You probably know that cruciferous vegetables like bok choy and broccoli are good for your heart. But if you’re looking to lower your cholesterol levels, then you might want to keep kimchi in mind, too. There’s a growing body of research that suggests that regularly consuming this Korean-style fermented cabbage can significantly lower your “bad” LDL cholesterol and help maintain healthy cholesterol levels already within a normal range.
Supports Your Liver:
Kimchi is a nutritional powerhouse and an excellent source of liver-protective antioxidants. Research indicates that it’s rich in vitamins B6, B2, C, and E and other nutrients that can nourish the liver and help it function at peak levels. Kimchi also contains a wide range of beneficial vitamins and minerals that can enhance the body’s natural detoxification process. It contains calcium, which is needed for bone formation, as well as potassium, magnesium, sulfur, zinc, and manganese – all of which can improve liver function.
Can Help with Inflammation:
Inflammation is the body’s natural response to tissue damage, infection, or irritation of any kind. It helps protect us by drawing blood vessels to the affected area, creating heat, and increasing blood flow so that our immune system can deal with what’s happening. However, inflammation is also painful and can lead to several different issues. Kimchi has been used for centuries to reduce gut inflammation and support liver function. How does it do this? Kimchi is rich in good bacteria, which can help with reducing the level of “bad” bacteria in the digestive system and promote a healthy digestive tract. Plus, it’s high in glutamine, which can help heal inflamed tissue and reduce inflammation as well.
Helps Prevent Yeast Infections:
Numerous factors cause yeast infections and they are often difficult to treat. Yeast infections are a very common occurrence, affecting an estimated 70 percent of women at some point in their lives. Many people don’t know that yeast infections, also known as candidiasis, can be caused by taking antibiotics or birth control pills. They can also be caused by stress, pregnancy, or diabetes. Yeast infections affect the vagina, the throat, skin folds (like under the breasts), and the mouth and are often characterized by itching and pain when urinating, or vaginal discharge in the case of candidiasis. But have no fear! This spicy Korean delight contains lactic acid bacteria, which will balance your vaginal flora and help reduce your risk of getting a yeast infection. So next time you feel something off down there – grab some kimchi!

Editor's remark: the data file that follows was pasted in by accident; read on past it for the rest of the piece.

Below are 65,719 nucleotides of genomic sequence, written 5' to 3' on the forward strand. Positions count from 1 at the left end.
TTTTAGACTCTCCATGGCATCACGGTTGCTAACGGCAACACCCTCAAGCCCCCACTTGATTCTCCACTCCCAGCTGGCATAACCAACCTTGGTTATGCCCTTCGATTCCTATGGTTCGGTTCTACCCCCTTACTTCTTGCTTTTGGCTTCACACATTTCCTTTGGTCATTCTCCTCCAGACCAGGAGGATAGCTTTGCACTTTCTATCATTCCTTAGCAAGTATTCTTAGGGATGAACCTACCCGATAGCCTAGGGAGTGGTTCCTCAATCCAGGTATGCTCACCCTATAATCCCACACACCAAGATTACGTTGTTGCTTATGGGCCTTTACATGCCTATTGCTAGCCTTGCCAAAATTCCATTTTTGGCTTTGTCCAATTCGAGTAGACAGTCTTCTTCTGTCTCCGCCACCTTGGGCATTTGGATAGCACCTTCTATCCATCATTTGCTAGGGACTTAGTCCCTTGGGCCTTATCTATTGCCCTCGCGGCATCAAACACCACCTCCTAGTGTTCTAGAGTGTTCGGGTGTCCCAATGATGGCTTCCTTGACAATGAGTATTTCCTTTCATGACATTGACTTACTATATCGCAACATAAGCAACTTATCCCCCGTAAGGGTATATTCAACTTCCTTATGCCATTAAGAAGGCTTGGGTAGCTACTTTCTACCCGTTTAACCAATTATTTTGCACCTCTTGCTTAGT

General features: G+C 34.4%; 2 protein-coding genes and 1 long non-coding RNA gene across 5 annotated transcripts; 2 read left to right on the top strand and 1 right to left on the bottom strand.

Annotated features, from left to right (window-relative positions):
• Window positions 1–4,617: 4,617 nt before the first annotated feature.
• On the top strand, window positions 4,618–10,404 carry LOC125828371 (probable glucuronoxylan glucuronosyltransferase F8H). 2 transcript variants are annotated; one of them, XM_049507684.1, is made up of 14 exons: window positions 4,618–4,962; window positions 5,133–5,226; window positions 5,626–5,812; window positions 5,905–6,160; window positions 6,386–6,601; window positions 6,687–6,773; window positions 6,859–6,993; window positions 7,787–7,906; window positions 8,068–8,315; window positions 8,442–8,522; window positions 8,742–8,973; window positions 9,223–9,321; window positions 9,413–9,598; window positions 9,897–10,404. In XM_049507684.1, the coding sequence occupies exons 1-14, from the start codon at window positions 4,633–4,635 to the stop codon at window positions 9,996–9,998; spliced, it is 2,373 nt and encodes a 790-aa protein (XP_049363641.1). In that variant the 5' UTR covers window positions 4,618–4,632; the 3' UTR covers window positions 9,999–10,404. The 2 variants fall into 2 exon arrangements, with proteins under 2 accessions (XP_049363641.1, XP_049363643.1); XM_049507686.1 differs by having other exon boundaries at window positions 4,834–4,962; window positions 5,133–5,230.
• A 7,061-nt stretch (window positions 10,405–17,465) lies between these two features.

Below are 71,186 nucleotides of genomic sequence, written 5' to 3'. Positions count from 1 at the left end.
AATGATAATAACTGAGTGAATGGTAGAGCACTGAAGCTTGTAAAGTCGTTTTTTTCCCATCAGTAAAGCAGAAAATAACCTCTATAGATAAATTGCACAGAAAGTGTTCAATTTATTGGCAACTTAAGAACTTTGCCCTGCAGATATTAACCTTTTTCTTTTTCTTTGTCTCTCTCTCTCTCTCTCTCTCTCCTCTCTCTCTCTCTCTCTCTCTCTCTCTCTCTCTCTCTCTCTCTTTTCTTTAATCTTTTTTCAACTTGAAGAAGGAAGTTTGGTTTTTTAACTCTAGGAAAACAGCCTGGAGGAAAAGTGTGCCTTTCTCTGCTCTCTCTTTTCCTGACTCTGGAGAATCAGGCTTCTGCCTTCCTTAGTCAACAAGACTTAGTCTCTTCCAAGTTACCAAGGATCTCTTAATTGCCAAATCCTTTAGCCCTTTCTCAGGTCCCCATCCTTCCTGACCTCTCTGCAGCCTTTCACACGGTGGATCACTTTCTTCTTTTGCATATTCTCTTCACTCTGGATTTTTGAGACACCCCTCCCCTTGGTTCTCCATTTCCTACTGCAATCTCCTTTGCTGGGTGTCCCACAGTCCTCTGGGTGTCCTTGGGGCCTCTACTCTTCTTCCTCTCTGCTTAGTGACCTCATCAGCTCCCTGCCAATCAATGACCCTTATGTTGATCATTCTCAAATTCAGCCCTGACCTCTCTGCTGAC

Supports Eye Health:
The high level of lutein in kimchi can help protect your eyes against age-related macular degeneration, glaucoma, and cataracts. It’s also a very good source of Vitamin A, which aids in the prevention of macular degeneration – a condition that can lead to blindness. Vitamin A is an antioxidant that can help to remove free radicals from the body, which can lead to the slowing of the growth of cancer cells and other diseases.
Can Help Lower Your Blood Sugar:
Kimchi is a great source of vitamins, minerals, and dietary fiber. All of these things are important for maintaining a healthy blood sugar level. This is because they help regulate the digestion process and release sugar into the bloodstream at a more constant rate. This in turn keeps your blood sugar level stable and helps prevent insulin resistance. Eating kimchi with your meal also helps you feel fuller longer, which makes you less likely to reach for unhealthy snacks later on.
May Aid Weight Loss:
Kimchi contains a good amount of probiotics, which help digest food better and promote regular bowel movements. This is one of the main reasons why it’s used for weight loss. When combined with a healthy diet and exercise, it is used as a great way to shed pounds as well as regulate digestion and bowel movements. Moreover, the red pepper and spicy flavor of kimchi can help burn fat and kick-start your metabolism, making you burn more calories. So next time you plan on having a big meal, be sure to have some kimchi as well, it may just help you lose weight and feel more full.